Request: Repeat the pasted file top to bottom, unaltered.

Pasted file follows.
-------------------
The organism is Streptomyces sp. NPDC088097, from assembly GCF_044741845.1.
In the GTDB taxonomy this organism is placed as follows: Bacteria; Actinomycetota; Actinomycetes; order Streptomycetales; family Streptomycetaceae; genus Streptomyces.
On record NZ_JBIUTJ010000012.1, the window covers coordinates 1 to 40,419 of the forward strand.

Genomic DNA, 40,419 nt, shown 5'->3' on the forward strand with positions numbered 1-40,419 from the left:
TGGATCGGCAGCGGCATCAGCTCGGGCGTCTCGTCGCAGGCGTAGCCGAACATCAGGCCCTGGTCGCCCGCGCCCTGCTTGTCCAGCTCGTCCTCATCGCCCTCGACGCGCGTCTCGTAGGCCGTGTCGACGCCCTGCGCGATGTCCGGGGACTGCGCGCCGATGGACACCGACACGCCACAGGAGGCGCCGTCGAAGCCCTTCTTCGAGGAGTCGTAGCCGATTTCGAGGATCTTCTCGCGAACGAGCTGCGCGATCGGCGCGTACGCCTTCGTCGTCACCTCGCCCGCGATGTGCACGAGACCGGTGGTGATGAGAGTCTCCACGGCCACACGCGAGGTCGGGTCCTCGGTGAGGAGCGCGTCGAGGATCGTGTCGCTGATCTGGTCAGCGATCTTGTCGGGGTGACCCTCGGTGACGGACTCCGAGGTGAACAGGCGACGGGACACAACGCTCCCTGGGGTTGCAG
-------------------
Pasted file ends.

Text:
The organism is Streptomyces sp. NPDC088097, from assembly GCF_044741845.1.
In the GTDB taxonomy this organism is placed as follows: Bacteria; Actinomycetota; Actinomycetes; order Streptomycetales; family Streptomycetaceae; genus Streptomyces.
On record NZ_JBIUTJ010000012.1, the window covers coordinates 1 to 40,419 of the forward strand.

Genomic DNA, 40,419 nt, shown 5'->3' on the forward strand with positions numbered 1-40,419 from the left:
TGGATCGGCAGCGGCATCAGCTCGGGCGTCTCGTCGCAGGCGTAGCCGAACATCAGGCCCTGGTCGCCCGCGCCCTGCTTGTCCAGCTCGTCCTCATCGCCCTCGACGCGCGTCTCGTAGGCCGTGTCGACGCCCTGCGCGATGTCCGGGGACTGCGCGCCGATGGACACCGACACGCCACAGGAGGCGCCGTCGAAGCCCTTCTTCGAGGAGTCGTAGCCGATTTCGAGGATCTTCTCGCGAACGAGCTGCGCGATCGGCGCGTACGCCTTCGTCGTCACCTCGCCCGCGATGTGCACGAGACCGGTGGTGATGAGAGTCTCCACGGCCACACGCGAGGTCGGGTCCTCGGTGAGGAGCGCGTCGAGGATCGTGTCGCTGATCTGGTCAGCGATCTTGTCGGGGTGACCCTCGGTGACGGACTCCGAGGTGAACAGGCGACGGGACACAACGCTCCCTGGGGTTGCAG